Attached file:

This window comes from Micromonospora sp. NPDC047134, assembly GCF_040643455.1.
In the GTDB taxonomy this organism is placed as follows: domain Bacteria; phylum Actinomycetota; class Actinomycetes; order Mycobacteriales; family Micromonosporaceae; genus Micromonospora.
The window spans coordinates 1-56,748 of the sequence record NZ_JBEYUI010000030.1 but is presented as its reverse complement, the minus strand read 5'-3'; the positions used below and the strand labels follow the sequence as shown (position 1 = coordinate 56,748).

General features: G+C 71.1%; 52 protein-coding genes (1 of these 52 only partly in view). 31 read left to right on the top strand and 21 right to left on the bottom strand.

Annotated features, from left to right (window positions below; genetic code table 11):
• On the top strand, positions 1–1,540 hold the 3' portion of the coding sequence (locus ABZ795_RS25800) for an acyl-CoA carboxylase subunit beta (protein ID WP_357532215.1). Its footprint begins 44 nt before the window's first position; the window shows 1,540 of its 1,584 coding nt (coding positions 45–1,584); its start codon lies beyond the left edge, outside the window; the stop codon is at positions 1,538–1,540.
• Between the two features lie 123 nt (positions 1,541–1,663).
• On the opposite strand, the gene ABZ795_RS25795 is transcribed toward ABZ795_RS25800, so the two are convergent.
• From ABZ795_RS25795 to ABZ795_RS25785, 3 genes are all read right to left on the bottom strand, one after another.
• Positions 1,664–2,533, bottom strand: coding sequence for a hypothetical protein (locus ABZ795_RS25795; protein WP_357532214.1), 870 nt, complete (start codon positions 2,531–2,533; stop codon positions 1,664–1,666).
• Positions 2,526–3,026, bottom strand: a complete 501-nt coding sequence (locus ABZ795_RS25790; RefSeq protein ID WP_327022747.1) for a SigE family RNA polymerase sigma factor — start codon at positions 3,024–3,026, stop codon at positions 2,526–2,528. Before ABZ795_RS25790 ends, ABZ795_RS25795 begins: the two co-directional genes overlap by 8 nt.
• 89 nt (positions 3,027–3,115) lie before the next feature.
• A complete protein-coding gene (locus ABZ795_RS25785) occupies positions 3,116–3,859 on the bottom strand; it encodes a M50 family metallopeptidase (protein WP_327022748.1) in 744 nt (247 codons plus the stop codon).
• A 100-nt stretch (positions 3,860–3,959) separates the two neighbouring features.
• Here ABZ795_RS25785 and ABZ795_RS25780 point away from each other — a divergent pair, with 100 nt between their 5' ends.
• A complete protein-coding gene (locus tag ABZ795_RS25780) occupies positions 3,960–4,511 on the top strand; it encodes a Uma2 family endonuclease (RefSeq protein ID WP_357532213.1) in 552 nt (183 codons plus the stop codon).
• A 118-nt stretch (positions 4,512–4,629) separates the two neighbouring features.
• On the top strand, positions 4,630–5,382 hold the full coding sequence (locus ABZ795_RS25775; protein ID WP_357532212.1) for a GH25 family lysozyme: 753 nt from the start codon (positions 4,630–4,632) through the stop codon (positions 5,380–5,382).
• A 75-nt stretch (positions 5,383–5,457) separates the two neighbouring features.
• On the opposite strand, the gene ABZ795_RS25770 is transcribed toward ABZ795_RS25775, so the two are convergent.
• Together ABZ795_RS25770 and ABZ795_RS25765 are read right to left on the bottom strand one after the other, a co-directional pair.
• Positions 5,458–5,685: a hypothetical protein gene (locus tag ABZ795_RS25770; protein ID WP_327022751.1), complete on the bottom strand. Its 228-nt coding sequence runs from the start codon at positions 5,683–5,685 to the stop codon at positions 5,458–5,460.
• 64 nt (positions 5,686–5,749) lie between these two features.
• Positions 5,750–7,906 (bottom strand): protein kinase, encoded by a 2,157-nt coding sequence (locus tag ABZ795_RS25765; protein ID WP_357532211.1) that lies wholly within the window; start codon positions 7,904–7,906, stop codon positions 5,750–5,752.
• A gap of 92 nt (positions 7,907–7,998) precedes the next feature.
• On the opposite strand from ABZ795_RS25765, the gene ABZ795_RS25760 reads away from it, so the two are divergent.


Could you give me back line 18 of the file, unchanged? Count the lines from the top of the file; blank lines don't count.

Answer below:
• On the top strand, positions 4,630–5,382 hold the full coding sequence (locus ABZ795_RS25775; protein ID WP_357532212.1) for a GH25 family lysozyme: 753 nt from the start codon (positions 4,630–4,632) through the stop codon (positions 5,380–5,382).